I never realized how much of my identity was wrapped up in my stuff, my job description or my relationships until it all started changing – if not disappearing outright. I decided to try a new investment strategy.
The other day I heard this quote attributed to the Chinese philosopher Lao Tzu. He said, “that is real which never changes.” I’ve been hearing and reading things like that a lot lately, but this time it grabbed my attention by the neck and shook it around. It got me thinking about the time and energy I’ve wasted chasing things that go up and down.
- The value of my investments
- The amount of cash in my bank account
- The number and condition of my possessions
- The affection of other people (or any one person in particular)
Taking Lao Tzu at his word, I started looking around for a store of wealth that doesn’t change. Foreign currencies? Collectibles? Precious metals? Nope. I reached back to the beliefs my parents held about the way the world works – or to times I was certain I was in love with “the one.”
Everything I looked at was moving or changing – some faster than others.
Either Lao Tzu was having a laugh at my expense from the 6th century BCE (okay, some scholars argue it was the 5th or 4th century, so even that’s moving) or I was looking in the wrong places. Why would he say “that is real which never changes” unless there really IS something that doesn’t change?
There is, but you can’t get it from a bank, a real estate broker or an online trading account. In fact, there’s no way to acquire it at all, because you’ve always had it. It’s the divine spark you brought with you when you came into this world. It can’t be bought, sold or traded, but it does expand every time you make a deposit through one of these convenient ATMs:
- Stillness. Making room for stillness in your life is one of the most powerful ways to connect with the divine spark. It’s also one of the hardest because you can’t turn off that noisy stream of thoughts. You can turn it down, though. Just being aware of your breath can bring your mind back when it wanders.
- Gratitude. Steve Martin said that it’s hard to sing a sad song when you’re playing the banjo. Andy Andrews said that the seeds of depression cannot take root in a grateful heart. Whichever one flips your switch, it’s the same message. Expressing gratitude honestly and often can change everything around you.
- Hugs. My friends laugh when I call this “vitamin H” but I’m convinced that high quality hugs are as important to our long term well being as food, water and shelter. There’s something primal about our need to be held that bypasses all of our external wiring and goes straight to the heart.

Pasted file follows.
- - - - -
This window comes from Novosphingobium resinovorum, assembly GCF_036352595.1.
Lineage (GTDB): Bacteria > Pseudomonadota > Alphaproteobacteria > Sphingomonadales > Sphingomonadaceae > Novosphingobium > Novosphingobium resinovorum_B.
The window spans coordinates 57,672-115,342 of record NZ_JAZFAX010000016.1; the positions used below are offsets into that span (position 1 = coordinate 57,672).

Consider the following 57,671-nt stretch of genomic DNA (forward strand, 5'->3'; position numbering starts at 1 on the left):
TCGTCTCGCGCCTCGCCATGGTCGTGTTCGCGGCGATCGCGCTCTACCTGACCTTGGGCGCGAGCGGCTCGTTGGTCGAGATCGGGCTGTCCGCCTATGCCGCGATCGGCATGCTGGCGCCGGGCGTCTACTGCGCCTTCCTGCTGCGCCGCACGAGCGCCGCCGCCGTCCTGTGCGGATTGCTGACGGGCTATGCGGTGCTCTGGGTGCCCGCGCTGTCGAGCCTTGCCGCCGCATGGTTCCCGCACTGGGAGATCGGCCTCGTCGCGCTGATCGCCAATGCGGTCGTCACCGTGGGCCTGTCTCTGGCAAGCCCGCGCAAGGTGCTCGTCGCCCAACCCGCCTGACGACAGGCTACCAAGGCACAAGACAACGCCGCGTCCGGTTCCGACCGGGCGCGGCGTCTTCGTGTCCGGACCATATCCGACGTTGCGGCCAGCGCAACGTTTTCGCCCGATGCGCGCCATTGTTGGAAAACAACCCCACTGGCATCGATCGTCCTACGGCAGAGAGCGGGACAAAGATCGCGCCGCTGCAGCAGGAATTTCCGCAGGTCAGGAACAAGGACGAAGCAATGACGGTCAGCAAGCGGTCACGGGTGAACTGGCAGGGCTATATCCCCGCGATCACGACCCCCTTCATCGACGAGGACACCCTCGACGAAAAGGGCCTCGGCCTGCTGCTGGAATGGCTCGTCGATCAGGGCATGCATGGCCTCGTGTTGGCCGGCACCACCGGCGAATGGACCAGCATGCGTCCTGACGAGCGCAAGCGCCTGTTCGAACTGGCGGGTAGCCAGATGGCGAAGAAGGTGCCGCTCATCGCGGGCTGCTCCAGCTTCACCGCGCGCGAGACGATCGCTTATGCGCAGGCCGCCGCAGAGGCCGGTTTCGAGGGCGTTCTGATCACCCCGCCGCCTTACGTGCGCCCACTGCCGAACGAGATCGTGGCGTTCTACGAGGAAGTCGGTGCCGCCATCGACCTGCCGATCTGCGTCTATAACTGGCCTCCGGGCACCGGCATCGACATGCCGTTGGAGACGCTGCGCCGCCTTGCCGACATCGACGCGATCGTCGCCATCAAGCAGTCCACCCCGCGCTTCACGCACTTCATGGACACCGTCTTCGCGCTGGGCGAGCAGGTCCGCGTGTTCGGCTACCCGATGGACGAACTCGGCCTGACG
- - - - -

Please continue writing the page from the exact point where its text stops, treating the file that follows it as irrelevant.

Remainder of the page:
- Beauty. It’s one thing to see beauty in a flower or a seascape or a lover. It’s quite another to welcome it in something ordinary, or even in something that used to annoy you. It will appear wherever you look for it. I once asked a friend what she loved best about her late grandfather. She said, “he taught me beauty.”
- Respect. It still amazes me how much easier it is to get along with people when I let go of my need to be right. It’s a constant battle to keep my ego in check, but when I take myself less seriously, I find that what bugs me most about others is usually… me. Well, the parts of me that I see in them, anyway.
- Acceptance. Almost nothing depletes my reserves faster than resisting what is. The only thing I can really control is where I put my attention. That and how I’m using my imagination in the present moment. Everything else is just set dressing that comes and goes. The less meaning I attach to it, the better.
- Caring. Showing others that you recognize the divine spark in them makes a difference for you, for them and for anyone who observes an act of caring. This can be verified by measuring serotonin production and it doesn’t always take a major sacrifice. Sometimes just a word of encouragement or a moment of real listening is enough for both parties to remember their true worth.
So, in case you’re looking to diversify your portfolio, I’ve just gone public with my top investment picks. These are my personal “buy” recommendations and I’m taking aggressive positions in all of them. Through countless bull and bear markets, I’ve never seen any of these holdings lose their value.
Your results may vary, so evaluate the risk for yourself.
I’m a long way from having this all figured out. Pick any one of these on a given day, and I’m likely blowing it, but as investment tips for living, they’re working better for me than anything else I’ve tried.
Questions: What have you learned from chasing things that didn’t hold their value? What helps you to connect with the real you – the part that doesn’t change?